Technological changes in the late 1990s, started the shift to move learners from a box full of books to online platforms and during the last decade, the introduction of a variable tuition fee structure, UUK (2013) and loan requirement to register for a qualification rather than single modules highlighted the viability of the OU to the fulltime student market.        

 What do we mean by fulltime study at the Open University? 

We use the term Flexible Study Intensity (FSI) rather than fulltime because students can come to the OU, study at the intensity level they wish (with the ability to flex), with the support they need to succeed. My study will focus on students who are studying at the same rate (120 credits) as a student taking a 3 year honours degree at a conventional face-to-face university.  

 What have I done so far? 

My approach so far has been to carry out a short scoping exercise. I examined Autumn 2020 student data to obtain a demographic overview of FSI learners and the qualifications they are embarking on. I aim to study the October 2020 BS (Honours) Business & Management Degree FSI students so this exercise ensured I would have a sufficient dataset. The data also identified my chosen degree to be the second favourite degree for FSI learners, BSc (Honours) Psychology taking the top slot.     

The demographic results were surprising as the highest percentage of students was the 30-39 age range. The student session I ran for FSI students in November 2020, elicited feedback from second year students which concurred with Penny’s work on motivation for study (2017), 

Career not youth is generally motivation for FSI study. Students are very aware of societal expectations for a degree as a minimum qualification for certain roles, meaning that students want to be able to achieve a degree quickly for promotion or career change.’  Johnson & Stephens (2021). 

 What will my approach be? 

The next stage is to undertake a longitudinal study of the October 2020 FSI Business & Management Degree intake and follow the students as they journey on their chosen pathway and towards their degree. 

A mixed method approach will be used. The students’ academic progress through the degree will be captured and quantitative data analysed to assess retention and pass rates. I also plan to conduct a student survey each year. In this first year I would like to focus on and establish their motivation to study on this pathway and their reasons for embarking on a degree. It is hoped that some of the students would be willing to participate in a focus group so I can gather some rich qualitative data on the student experience.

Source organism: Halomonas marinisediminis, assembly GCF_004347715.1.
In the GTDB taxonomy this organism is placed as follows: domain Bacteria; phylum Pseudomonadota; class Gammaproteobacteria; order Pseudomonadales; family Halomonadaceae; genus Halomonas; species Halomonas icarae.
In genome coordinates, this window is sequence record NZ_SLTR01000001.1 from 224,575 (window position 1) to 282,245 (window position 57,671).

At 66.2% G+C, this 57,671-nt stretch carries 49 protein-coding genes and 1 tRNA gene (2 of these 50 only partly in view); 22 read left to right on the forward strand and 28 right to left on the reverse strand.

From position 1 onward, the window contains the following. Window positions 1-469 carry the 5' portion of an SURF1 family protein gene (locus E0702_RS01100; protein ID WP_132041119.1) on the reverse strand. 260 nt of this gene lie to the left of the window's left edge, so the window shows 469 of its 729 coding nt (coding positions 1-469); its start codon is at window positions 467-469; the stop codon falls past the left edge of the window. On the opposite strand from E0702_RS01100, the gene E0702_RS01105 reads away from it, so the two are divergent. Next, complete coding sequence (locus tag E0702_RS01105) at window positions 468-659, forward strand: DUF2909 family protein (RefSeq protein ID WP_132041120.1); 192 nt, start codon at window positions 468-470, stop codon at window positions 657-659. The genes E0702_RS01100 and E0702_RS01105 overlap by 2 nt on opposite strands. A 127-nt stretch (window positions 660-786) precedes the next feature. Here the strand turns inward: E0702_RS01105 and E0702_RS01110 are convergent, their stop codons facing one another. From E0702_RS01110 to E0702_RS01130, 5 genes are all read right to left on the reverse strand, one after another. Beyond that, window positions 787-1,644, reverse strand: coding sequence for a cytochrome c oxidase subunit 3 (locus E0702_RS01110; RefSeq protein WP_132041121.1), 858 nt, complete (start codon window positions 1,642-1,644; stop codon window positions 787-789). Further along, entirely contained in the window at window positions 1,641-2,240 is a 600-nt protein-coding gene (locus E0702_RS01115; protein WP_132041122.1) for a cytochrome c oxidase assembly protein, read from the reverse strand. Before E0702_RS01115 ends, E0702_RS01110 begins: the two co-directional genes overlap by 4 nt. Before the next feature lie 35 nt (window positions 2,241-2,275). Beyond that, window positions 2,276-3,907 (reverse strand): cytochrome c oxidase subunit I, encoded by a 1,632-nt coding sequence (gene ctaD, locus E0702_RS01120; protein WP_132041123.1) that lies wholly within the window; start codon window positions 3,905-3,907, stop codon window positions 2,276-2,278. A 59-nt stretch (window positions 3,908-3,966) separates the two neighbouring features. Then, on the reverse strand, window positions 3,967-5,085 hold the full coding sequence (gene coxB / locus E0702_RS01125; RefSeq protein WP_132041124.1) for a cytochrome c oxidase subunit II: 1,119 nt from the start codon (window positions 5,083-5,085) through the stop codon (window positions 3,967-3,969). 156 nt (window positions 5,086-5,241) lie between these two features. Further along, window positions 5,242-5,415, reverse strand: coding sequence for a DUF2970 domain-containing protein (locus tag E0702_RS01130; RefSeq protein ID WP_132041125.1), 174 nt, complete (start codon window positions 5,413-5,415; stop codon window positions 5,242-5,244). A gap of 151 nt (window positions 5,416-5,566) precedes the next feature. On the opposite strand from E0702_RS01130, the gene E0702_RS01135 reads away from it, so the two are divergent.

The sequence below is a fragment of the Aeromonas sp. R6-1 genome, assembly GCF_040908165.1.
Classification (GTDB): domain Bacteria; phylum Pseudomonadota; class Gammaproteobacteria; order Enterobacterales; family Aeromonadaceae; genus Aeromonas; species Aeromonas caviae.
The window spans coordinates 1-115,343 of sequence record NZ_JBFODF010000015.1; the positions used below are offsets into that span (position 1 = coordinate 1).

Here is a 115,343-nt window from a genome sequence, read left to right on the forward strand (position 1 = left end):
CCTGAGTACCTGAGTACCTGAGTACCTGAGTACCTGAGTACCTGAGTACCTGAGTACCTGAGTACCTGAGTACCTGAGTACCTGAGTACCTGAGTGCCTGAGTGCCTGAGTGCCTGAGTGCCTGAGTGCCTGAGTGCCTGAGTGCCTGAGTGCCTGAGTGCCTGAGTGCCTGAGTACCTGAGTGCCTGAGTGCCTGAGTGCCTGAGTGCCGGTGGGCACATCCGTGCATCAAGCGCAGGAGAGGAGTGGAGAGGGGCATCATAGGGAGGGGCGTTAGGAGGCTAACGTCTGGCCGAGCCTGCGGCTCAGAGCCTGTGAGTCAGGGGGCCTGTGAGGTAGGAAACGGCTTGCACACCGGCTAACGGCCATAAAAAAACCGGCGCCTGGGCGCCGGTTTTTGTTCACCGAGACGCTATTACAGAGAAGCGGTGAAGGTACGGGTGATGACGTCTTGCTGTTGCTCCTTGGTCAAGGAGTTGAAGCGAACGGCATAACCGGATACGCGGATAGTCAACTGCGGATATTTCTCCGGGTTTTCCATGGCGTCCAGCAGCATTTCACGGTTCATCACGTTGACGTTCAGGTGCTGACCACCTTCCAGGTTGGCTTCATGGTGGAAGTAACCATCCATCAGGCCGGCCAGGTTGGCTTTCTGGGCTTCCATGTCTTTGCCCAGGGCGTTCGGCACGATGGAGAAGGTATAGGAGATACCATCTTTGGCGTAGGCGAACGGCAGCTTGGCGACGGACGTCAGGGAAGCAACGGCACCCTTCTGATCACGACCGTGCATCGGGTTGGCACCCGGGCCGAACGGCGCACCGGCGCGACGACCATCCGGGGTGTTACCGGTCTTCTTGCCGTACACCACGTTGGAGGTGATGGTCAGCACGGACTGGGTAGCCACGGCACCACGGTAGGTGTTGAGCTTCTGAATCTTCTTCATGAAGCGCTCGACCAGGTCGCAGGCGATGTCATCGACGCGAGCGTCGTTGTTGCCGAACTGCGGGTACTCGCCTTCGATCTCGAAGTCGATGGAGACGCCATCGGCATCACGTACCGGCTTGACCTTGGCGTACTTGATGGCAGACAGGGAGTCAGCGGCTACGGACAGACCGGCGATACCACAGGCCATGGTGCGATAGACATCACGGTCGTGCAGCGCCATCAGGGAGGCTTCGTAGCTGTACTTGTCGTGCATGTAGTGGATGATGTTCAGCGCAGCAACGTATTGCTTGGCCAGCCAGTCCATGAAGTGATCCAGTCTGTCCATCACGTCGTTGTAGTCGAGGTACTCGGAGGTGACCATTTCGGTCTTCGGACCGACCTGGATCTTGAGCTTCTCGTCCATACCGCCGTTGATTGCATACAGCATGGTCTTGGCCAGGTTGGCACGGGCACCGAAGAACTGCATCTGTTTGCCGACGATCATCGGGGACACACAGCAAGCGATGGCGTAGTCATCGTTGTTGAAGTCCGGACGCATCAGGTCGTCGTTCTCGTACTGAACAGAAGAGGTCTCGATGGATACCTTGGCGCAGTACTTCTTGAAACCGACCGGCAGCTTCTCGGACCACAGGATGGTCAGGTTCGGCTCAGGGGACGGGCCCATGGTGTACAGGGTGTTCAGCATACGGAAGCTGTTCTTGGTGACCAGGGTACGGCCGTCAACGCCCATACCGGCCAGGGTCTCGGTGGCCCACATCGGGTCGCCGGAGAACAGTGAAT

Finally, it would be useful to include some comparative data but a final decision on what this will consist of is yet to be taken. A previous student cohort, the most popular degree or a cohort of part time learners are the most likely contenders. An update on this will be given in a later blog……     

My aim is to inform Faculty module teams on how students experience FSI study and how they can be best supported.    

Next steps……I am aiming to share my early findings later this year so watch this space! 

References 

Johnson, V, & Stephens, C. An exploration of how the Open University supports Flexible Time Intensity initial report (2021) 

Penny, R, (2019) Developing support for students studying at high intensity Open University, Milton Keynes (accessed 26th February 2021) 

Universities UK (2013) Where student fees go London available at https://www.universitiesuk.ac.uk/policy-and-analysis/reports/Documents/2013/where-student-fees-go.pdf (accessed 1st March 2021) 

  

Carey Stephens is a Lecturer in the Faculty of Business and Law but currently on secondment as Faculty Lead for the new AL Contract programme. Carey has been teaching since 2006 and is also an Associate Lecturer on the Undergraduate Business programme and has recently been supporting Apprentices on the CMDA programme.  

 This blog represents the views of the individual, not SCiLAB or the Open University. 

Posted in Business School, e-learning, e-teaching, General, HE, motivation, Online teaching, onlinestudent, onlineteacher, onlineteaching, Open University, research, SCiLAB, students, Uncategorised | Tagged , , , , | Leave a comment